I loved both stores.  I got to know Wenzel’s quite well in the 1970s as I gave them the idea to sell collectable records, which kept the store afloat into 2001 when they posted the sign, “Wenzel‘s has left the building.”  Wenzel’s was where great surf instrumentals like “Pipeline” by the Chantays and “Boss” by the Rumblers were recorded and released on their Downey label.  At one time, Barry White was a Wenzel’s talent scout.

 

Over the years, record shops have come and gone.  Tape and Record Room, which was subject to a raid a few years ago was begun by Ray Goucher, whose idea was to rent records.  Jeremiah McCain on the Shore als rented rock LPs in the 1970s, but Goucher’s idea was to rent 45s.  He took on a young partner and sales guy, Mark Stuckey, who still sells records on the Orange County Record Show.  At some point, new owners took over.

 

Of all these stores, only Bagatelle is definitely known to survive.  It’s now on Atlantic just south of Third Street and is jam-packed with vinyl.   One of the Bagatelle cards was from when owner Steve Mintz and his mother opened up on Fourth Street after arriving from Sacramento – that address is on the card.  For a while, Wil-Mar on Atlantic, a few doors from Bagatelle sold sound tracks, but despite two editions of their card, folded for lack of business.

 

 

Hit and Run Record Dealers

Posted: January 24, 2011 in records

By special request, here’s the first of a two part article on an abridged history of Long Beach record shops.

My insane buying of 45 rpm records began in about 1960 and continues unabated to this day.  Every fourth Sunday, I drop significant dough at the Orange County Record Show in Buena Park and hang out with some of the strangest guys you’ll likely ever meet – and when I say guys, I mean males; it’s the rare woman who collects vinyl at this level.

An early recipient of my college day funds (at a quarter a pop) was a Long Beach cop named W.W. Braden, who dealt out of print 45s to local teenagers out of his kitchen on 28th St. near Clark Ave.  Bill found out about Braden and told me, so every Saturday morning, Bill and I and a few other teens would arrive at his house and plow through boxes of 45s he’d sell for a quarter apiece.  I got some great records this way.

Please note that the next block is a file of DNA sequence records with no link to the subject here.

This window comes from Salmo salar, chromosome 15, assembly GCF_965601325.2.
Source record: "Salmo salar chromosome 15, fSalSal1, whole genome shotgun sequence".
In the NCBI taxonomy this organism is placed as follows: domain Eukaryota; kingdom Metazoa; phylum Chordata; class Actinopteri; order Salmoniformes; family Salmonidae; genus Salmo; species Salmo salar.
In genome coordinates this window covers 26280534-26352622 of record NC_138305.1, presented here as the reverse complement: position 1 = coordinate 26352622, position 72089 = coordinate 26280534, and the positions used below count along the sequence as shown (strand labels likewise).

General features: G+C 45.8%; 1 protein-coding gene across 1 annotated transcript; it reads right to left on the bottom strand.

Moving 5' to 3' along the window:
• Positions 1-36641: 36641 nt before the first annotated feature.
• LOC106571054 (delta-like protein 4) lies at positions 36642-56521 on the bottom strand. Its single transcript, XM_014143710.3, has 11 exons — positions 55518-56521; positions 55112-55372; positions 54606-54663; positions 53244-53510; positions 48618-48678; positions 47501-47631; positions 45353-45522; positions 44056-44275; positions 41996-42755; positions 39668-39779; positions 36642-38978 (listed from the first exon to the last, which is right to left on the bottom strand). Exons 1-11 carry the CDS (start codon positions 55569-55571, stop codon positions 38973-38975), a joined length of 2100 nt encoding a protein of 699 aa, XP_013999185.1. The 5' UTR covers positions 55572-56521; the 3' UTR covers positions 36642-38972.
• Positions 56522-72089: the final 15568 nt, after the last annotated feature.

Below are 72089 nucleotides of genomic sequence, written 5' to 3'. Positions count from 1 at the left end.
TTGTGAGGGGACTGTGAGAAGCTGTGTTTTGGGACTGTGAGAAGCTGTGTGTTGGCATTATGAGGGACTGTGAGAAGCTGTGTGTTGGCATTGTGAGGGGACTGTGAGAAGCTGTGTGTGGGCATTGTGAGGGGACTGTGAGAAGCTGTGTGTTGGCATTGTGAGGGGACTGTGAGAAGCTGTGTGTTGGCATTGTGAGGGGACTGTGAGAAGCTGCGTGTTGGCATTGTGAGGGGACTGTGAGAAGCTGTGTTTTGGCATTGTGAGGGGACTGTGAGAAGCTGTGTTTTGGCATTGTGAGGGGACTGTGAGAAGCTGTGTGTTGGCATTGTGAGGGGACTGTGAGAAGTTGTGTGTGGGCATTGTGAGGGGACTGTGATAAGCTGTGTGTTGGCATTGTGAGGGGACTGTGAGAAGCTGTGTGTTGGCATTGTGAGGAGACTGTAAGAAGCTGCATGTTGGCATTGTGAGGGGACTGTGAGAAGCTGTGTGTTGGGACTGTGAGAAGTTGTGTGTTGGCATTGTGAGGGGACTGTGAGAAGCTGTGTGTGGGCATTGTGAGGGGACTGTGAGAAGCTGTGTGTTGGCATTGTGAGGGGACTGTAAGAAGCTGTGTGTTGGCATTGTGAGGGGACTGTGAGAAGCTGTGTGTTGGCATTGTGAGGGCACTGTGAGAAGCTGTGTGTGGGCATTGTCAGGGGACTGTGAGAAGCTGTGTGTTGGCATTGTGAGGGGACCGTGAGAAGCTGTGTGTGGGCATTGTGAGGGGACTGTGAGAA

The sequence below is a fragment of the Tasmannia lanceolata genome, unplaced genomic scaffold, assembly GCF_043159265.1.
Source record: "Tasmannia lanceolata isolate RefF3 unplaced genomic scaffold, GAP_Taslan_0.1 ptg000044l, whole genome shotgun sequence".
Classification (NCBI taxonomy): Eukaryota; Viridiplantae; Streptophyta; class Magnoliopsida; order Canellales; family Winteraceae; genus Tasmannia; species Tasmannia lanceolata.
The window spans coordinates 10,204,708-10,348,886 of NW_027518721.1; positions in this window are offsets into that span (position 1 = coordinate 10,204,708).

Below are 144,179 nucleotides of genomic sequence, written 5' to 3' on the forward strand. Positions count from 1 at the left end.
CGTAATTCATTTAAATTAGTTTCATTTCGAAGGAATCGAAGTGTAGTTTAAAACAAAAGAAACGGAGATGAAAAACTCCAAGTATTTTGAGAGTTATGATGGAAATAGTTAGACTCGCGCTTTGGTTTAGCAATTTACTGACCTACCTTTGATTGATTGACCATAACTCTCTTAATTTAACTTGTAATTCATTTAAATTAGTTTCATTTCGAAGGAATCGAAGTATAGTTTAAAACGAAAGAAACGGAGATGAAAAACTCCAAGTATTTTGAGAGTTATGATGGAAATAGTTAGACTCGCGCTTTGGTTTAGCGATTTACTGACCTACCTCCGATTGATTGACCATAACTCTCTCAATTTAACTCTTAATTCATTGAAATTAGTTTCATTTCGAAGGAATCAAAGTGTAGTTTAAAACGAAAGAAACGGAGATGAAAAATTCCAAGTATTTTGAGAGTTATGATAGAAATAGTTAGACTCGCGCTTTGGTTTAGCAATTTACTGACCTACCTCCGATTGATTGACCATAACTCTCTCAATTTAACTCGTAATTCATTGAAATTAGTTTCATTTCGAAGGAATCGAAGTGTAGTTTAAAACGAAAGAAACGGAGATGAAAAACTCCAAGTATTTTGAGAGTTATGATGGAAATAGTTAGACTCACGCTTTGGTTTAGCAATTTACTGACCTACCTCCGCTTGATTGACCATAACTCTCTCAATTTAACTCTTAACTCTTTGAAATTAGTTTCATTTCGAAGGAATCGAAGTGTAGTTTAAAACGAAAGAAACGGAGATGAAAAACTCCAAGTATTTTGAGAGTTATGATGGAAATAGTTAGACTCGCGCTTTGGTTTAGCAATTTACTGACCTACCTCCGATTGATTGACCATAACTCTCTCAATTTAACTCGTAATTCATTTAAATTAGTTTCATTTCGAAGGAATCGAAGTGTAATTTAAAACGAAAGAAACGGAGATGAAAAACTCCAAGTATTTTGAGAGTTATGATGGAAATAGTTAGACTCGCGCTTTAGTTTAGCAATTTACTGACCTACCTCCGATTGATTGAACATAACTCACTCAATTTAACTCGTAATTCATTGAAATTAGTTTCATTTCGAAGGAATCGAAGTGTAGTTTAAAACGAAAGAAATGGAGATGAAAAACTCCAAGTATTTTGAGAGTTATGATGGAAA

Bill loved country music, so he kept these for himself.  Many were the times I’d be visiting junk shops on Anaheim St. and environs and spot Braden’s black and white cop car near the back door, where, as Bill and I liked to joke, he’d be giving the clerks at song and dance about donating these records to “crippled orphan” homes in the area and he’d be walking out in full uniform, boxes on records tucked under each arm.

A retired Long Beach cop whom I met much later on well remembered Braden, whom they gave the nickname “the sheriff,” because he reminded them of how law was enforced before modern policing methods – and when I say modern, I mean 1960s modern.

Braden was last seen tending to a 45s shop at Stearns and Lakewood Blvd, after having divorced his wife and moving on.  I hear he died, but my collecting bug was just getting started.

His was not the only “hit and run” record shop in Long Beach. Larry was an older guy (about my age now) who’d occupy a store front, calling it Larry’s Patio Records or some such in the small set of businesses on Seventh and Redondo a few doors down from where the late lamented Bistro did business.

By reputation, he’d pay rent for the first month or two, then continue selling records for the few later months it took to evict him.  He hired Bob, who carried on the tradition into the 1980s, opening shops he’d call Music Minus, dealing out old vinyl.  I recall one at Tenth and Redondo.

These loosey/goosey record dealers weren’t the first, by any means.  Long Beach has always had record shops:  VIP, Zed’s in the 70s and beyond and the legendary Moreys, Humphreys and others in the 1950s.

In the 1950s through the ‘70s, there was a variety of shops that sold 45s, Wallich’s Music City in Lakewood and Wenzel’s Music Town in Downey became two of the favorites.  This was the time of the four and eight-track tape, so Wenzel’s would record your old 45s onto this new technology.  Employees at Wallich’s, across the street from Lakewood Center at Candewood called them “bootleggers.”

Wallich’s had listening booths where customers could audition records and thieves could squirrel these same records in their shirts or other hiding places.  Wallich’s put out weekly Top 50 lists of best sellers.  Later I came across a stash of these from 1959 through about 1967 – some weeks were missing – but it was fairly complete and I’m using the info in a book I’m writing about the rock and roll / r&b side of pretty much a complete history of all 45s recorded by L.A. area acts.  Right now, I’m working on the late 50s.  It’s slow work, but fun work.

original Park Estates site for Long Beach State College

Located at 5381 Anaheim Road in Park Estates, the Los Angeles-Orange County State College opened in 1949. That’s when the competition began for a permanent new college.  In the running as the site for the new state college were the cities of Long Beach and Fullerton.

Plans were unveiled for the state college which civic officials are seeking to have located here. The T-shaped site comprises 330 acres abutting the Navy Hospital on the north and west; Seventh St. on the south and Anaheim Rd. to the north

Parking for 650 cars is provided alongside each row of buildings.

There was to be an auditorium, a fine arts section, an area designated for future expansion, an administration building, at the end of the parkway is the library, a science section, a cafeteria,  a gymnasium, and an animal husbandry building.